1. We must slow the spread of infection to save lives, including the lives of people with MS, by switching to Video Visits or Telephone Visits instead of in person visits: case fatality rates (deaths) are 5 % or greater when the health system is overloaded and about 1 % when the system can handle the volume of infected patients; For those with or without MS or other chronic diseases, this means avoiding contact with individuals potentially exposed to COVID19, paying attention to social distancing, frequent hand washing and cleaning of any surface potentially contaminated. One of highest rates of infection is currently among health workers and one of the best places to get infected is in a hospital, emergency room, urgent care center or doctor’s office. THEREFORE, YOU MUST PHYSICALLY STAY AWAY FROM THE HEALTH SYSTEM AS MUCH AS POSSIBLE DURING THE PANDEMIC. This is only difficult if no one knows what is causing your medical problem. For those with a known or suspected diagnosis of MS it is now essential to use video and telephone visits to keep social distance from the health system. There are few reasons for anyone with MS to see a doctor in person until they’ve had a video or telephone visit. Even if you think you’ve been infected with COVID19 or are displaying COVID-like symptoms (fever, dry cough, headache, runny nose, sore throat, fatigue, and muscle aches) you do not need to see a health care worker in person unless you are experiencing difficulty with shortness of breath, difficulty keeping down food or fluids or experience significant worsening of your MS that does not respond to lowering your temperature with Tylenol (Acetaminophen). Find out how to do video visits with your doctor and insist on this type of interaction unless a visit is necessary or the pandemic is over.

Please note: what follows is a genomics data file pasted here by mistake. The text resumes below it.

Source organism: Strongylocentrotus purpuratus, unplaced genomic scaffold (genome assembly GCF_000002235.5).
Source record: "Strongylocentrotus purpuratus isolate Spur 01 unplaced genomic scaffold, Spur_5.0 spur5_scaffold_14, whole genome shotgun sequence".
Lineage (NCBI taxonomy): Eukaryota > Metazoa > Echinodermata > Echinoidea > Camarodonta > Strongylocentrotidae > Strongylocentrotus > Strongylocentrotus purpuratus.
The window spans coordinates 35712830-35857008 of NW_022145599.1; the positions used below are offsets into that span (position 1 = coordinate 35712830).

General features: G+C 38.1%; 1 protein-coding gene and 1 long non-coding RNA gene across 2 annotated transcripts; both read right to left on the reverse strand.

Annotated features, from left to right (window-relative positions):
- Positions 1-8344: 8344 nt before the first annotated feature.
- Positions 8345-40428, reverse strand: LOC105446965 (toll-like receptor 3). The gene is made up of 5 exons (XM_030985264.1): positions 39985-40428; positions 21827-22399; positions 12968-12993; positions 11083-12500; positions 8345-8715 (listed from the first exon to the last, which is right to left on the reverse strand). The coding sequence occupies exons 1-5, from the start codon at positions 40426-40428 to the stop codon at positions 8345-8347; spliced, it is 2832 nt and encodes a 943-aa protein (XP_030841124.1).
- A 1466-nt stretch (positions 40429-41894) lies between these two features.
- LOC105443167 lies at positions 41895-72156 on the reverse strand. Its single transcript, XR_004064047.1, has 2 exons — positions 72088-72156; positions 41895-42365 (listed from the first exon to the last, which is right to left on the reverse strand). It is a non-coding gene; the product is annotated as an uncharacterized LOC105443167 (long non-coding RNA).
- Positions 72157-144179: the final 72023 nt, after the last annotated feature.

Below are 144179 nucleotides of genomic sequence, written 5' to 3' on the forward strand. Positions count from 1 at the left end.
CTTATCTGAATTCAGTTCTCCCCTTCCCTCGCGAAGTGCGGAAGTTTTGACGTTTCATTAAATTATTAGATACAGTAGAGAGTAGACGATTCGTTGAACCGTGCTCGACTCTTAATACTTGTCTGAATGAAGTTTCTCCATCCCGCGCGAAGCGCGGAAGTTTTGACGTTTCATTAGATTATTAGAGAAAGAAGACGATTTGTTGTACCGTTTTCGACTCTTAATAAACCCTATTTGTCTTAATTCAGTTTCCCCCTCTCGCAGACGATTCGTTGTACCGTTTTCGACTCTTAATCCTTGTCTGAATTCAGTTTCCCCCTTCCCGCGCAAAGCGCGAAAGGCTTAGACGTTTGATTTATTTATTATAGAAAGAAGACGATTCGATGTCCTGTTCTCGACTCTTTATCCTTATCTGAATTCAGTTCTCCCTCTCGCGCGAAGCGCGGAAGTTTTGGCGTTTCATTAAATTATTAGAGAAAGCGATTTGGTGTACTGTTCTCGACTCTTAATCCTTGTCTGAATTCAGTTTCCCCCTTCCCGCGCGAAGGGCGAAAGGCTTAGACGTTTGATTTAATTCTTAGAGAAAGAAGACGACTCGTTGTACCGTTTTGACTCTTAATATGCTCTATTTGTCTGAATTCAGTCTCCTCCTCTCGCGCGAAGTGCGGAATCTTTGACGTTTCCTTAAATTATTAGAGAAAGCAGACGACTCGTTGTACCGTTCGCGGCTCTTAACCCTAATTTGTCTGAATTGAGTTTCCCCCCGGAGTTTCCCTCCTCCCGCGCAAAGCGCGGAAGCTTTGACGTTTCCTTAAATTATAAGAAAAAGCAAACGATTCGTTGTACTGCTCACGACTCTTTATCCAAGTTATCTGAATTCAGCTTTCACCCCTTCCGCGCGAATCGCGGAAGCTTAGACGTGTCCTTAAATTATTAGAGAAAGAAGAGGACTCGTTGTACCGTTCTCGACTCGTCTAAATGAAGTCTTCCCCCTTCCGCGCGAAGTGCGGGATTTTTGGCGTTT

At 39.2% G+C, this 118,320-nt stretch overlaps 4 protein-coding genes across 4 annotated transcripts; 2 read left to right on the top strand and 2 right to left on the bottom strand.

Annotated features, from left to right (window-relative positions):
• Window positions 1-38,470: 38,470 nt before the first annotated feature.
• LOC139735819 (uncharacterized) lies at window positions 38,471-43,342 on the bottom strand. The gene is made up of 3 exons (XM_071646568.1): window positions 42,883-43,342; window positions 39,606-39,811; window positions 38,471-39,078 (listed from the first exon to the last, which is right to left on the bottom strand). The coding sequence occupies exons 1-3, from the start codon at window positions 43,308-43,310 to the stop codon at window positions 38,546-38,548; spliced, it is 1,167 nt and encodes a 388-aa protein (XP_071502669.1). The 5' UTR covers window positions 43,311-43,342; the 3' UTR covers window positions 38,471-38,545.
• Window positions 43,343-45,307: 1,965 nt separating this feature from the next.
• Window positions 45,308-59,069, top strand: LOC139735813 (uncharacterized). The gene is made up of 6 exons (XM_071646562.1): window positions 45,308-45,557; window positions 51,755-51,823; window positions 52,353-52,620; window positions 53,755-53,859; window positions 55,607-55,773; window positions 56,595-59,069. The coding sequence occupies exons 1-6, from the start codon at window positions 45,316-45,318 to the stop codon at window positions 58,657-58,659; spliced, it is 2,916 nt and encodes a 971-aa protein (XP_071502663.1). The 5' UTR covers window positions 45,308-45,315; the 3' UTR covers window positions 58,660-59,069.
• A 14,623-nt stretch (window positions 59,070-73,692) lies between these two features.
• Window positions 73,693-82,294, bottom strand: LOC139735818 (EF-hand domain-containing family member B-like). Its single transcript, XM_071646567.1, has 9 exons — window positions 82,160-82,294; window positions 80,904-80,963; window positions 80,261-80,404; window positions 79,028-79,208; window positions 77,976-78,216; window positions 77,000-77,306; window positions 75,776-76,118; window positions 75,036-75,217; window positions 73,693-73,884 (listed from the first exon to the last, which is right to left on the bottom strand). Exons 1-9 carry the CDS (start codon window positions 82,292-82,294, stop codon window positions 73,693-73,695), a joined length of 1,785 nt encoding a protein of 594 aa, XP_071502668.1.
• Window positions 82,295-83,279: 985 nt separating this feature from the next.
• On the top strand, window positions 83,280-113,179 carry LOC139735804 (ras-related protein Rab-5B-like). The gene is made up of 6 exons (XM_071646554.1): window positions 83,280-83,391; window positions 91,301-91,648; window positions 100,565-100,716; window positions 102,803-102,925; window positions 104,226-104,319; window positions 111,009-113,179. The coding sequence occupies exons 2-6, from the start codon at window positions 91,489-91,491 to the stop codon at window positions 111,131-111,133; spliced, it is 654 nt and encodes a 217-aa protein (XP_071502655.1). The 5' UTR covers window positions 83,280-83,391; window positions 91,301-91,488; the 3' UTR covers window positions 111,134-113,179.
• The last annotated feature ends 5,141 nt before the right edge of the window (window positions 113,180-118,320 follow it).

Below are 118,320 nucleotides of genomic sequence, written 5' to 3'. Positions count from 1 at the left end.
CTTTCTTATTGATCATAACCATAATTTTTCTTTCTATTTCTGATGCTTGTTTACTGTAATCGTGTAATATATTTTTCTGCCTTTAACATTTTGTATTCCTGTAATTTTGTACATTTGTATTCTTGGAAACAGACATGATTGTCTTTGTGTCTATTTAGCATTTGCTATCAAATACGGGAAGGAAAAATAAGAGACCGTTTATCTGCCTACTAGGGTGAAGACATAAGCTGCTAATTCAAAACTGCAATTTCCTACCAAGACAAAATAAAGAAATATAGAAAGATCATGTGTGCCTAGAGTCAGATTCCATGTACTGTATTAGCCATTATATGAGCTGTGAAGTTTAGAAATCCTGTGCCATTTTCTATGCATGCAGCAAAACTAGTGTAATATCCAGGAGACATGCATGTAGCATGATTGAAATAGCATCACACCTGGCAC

2. The experience in China tells us that the people at highest risk of complications from COVID 19 are those greater than 50 years old, men and people with hypertension, diabetes and heart disease. There is no reason to believe this is different in MS patients. People with any of these risk factors should be particularly cautious; but remember, the vast majority of people with these risk factors, even if you have all three risk factors, WILL NOT experience severe disease. Furthermore, the disease can be severe even if you do not have these risk factors. As an example, 40 % of current COVID 19 admissions to US hospitals involve people under the age of 40. Make sure your family members or contacts are aware of this information. This information should not be used to create either fear or complacency. Use this information instead when deciding whether you plan to relax any of the current restrictions associated with the pandemic. As the number of cases begins to fall and life starts to normalize, it may be prudent for those with greater risk factors for serious illness from COVID 19 to maintain their vigilance and restrictions a little longer than the rest of the population.
So that is what we know so far. It is not a lot but it is very helpful information. In part II of this series, I will address what we think we know about the effects of COVID 19 in different MS patient scenarios. This is also important information but it is not written in stone and could change as we learn more. Stay tuned.
Revere P (Rip) Kinkel, MDProfessor of Clinical Neurosciences
Director of the Multiple Sclerosis Program
Clinical Neurosciences Director
University of California San Diego
PLEASE NOTE: This information/opinions on this site should be used as an information source only. This information does not create any patient-HCP relationship, and should not be used as a substitute for professional diagnosis and treatment. Please consult your health care provider before making any healthcare decisions or for guidance about a specific medical condition.